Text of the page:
A Writer's Life/Writing

Why June Was A Blogging Bust

Posted by M. Sharon Baker
Why June Was A Blogging Bust

Like many bloggers, I have good intentions to blog at least once a week, and my earlier goal was to try to tap out two a week for my own blog.

But now, here I am at the end of the month and I’ve not a single post to my credit. This is my attempt to save face for June.

Here’s what my workload looked like this month:

  • Three blog posts for tree.com, my last as they are shutting down
  • Two articles and four emails for a high-tech lead nurturing campaign
  • Two press releases for a financial crowdfunding company 
  • Two Case Studies for RainToday.com, plus two interviews for an additional two case studies
  • One newspaper story for the La Conner Weekly News, on the the adoption of the last turkey in La Conner
  • Completition of a re-write of a patient guide for a LASIK practice.

 All total, that’s 11 projects for the month.

The list  doesn’t count the continuing work I’m doing to create a white paper and several web articles for a large consulting firm or the marketing outreach I’ve done to several prospects for new projects.

On top of these assignments:  

I also read or finished reading:

  • The little Big Things by Tom Peters
  • eMarketing Strategies for the Complex Sale by Ardath Albee 
  • Selling to Big Companies by Jill Konrath
  • Conversations with Tom Robbins edited by Liam Purdon and Beef Torrey

 I also welcomed three new distractions to my office in the middle of June, which is when my three teenagers went on summer break.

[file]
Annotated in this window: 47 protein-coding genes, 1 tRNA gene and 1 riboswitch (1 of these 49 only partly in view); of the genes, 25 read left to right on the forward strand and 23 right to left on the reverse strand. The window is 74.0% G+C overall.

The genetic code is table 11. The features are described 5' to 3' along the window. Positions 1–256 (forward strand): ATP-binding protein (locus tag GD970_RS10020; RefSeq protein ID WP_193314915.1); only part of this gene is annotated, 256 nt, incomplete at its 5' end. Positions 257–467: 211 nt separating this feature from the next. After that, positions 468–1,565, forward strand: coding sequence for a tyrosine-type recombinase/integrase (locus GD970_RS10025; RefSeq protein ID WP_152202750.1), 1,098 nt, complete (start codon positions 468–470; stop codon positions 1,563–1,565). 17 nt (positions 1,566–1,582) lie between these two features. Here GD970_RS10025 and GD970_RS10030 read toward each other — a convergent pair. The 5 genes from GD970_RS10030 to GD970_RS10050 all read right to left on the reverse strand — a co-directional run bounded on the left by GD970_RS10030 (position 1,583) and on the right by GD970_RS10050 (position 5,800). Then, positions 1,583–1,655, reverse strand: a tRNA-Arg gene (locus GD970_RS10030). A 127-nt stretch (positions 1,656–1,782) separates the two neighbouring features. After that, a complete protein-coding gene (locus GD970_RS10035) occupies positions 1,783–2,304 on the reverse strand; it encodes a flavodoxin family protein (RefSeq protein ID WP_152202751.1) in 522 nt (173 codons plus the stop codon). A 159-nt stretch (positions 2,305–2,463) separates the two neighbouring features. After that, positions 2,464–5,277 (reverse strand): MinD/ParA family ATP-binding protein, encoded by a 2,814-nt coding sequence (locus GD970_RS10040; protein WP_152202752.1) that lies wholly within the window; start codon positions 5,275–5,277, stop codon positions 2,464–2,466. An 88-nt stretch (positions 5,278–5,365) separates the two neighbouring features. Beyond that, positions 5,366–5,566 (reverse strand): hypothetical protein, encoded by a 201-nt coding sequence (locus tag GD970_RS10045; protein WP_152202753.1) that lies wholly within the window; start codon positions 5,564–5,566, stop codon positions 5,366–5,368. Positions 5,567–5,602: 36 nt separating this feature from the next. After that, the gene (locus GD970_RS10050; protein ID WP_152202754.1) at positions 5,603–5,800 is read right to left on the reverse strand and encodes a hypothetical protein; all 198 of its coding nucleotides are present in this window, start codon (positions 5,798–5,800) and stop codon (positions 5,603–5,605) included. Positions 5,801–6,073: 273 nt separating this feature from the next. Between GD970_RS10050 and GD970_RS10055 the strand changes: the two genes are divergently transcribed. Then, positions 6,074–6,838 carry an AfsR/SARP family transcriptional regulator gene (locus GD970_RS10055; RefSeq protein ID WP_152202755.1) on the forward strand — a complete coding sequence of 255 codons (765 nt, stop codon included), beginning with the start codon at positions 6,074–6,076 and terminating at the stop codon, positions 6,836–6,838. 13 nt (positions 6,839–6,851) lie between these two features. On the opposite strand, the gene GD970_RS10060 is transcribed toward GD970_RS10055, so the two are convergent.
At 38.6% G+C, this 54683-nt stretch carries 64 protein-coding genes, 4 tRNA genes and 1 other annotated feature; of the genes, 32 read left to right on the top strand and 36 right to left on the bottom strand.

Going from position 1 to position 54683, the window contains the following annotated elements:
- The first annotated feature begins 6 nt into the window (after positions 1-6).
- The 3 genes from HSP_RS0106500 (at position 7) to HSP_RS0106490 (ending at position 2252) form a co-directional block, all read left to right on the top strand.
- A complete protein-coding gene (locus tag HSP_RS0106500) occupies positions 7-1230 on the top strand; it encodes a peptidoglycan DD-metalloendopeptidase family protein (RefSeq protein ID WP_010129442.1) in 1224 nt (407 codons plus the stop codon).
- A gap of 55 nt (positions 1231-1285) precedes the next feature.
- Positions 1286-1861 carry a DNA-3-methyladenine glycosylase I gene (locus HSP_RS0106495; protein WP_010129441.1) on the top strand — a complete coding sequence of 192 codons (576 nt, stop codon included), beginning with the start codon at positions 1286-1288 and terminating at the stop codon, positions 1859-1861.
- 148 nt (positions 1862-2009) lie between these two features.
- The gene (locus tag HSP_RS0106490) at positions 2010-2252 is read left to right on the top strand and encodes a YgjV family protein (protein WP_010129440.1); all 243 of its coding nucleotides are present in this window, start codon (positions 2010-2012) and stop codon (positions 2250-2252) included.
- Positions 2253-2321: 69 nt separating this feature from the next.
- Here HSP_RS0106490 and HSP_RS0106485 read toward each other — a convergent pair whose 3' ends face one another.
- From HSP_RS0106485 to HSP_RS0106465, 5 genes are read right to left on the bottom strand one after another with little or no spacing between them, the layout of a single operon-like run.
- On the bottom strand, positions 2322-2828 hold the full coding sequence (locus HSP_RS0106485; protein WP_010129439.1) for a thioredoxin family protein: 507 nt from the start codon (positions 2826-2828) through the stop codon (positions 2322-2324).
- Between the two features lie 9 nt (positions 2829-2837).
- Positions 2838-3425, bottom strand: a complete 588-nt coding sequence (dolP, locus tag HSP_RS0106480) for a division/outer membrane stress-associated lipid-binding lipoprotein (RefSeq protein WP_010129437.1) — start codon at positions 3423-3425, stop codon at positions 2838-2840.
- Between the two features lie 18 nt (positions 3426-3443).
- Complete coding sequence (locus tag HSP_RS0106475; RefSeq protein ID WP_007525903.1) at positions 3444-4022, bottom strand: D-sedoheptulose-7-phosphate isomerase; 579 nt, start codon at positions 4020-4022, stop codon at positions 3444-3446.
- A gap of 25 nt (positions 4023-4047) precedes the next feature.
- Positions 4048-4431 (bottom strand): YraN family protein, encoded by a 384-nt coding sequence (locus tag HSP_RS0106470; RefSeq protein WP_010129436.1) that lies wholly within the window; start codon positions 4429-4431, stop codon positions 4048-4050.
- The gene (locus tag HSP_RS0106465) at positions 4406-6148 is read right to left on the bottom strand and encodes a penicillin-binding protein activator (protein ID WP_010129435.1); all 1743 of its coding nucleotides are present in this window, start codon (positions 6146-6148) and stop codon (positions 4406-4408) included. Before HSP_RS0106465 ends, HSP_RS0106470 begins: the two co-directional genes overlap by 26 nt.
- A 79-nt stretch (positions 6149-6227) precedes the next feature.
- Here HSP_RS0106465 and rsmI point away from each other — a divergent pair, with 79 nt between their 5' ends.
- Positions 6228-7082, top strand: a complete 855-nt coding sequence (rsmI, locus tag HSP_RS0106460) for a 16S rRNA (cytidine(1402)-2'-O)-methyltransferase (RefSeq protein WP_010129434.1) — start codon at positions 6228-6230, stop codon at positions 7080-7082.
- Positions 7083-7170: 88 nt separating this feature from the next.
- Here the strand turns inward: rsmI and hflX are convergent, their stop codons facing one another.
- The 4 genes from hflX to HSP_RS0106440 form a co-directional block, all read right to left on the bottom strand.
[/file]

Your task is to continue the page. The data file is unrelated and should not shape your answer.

With the Fourth of July on Monday, I’m sure blogging will be way down on my list.

But I’m going to make an editorial calendar of all the ideas I’ve been noodling, and have saved all over the place – notes, in notebooks, on my computer, etc.

I really want to share what I learned at MPU’s bootcamp, the emerging trend of corporate journalists, and of course, what makes great content.

I promise to do better in July. Really. Honestly.

How Was Your June? Are things picking up for you or are they slowing down? I’d love to hear from you.

 

 

Flag and Too Late Photos copyright M. Sharon Baker

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Content/How To/Writing

What Should You Write About? Five Blog Post and Website Content Ideas to Explore

Posted by M. Sharon Baker
What Should You Write About?  Five Blog Post and Website Content Ideas to Explore

One of the biggest problems small businesses and solo professionals have when they start to blog is figuring out what they should write about.

The second is what they should write about after they run out of ideas from their initial list.

As a writer and a journalist, I was trained to constantly come up with ideas. (My problem is finding time to write for me rather than for clients – but that’s a good problem to have!)

I am currently blogging about small business for Tree.com, a new site launched earlier this month by Lending Tree.

 As I looked over the posts I’ve written, I noticed several patterns that you can use to generate new blog post ideas of your own.

You can use these ideas to generate content for your website as well.

1) Write About Lessons Learned From a Book

I recently checked out Tim Ferriss’ book, the Four Hour Work Week. While most of his plan is a bit unrealistic for me, I did learn a few tips about time management, which I turned into a post called How to Work Less By Working Smarter.

Anything you learn from a book is good fodder for a blog post, whether it be nonfiction or fiction, related to your profession or not.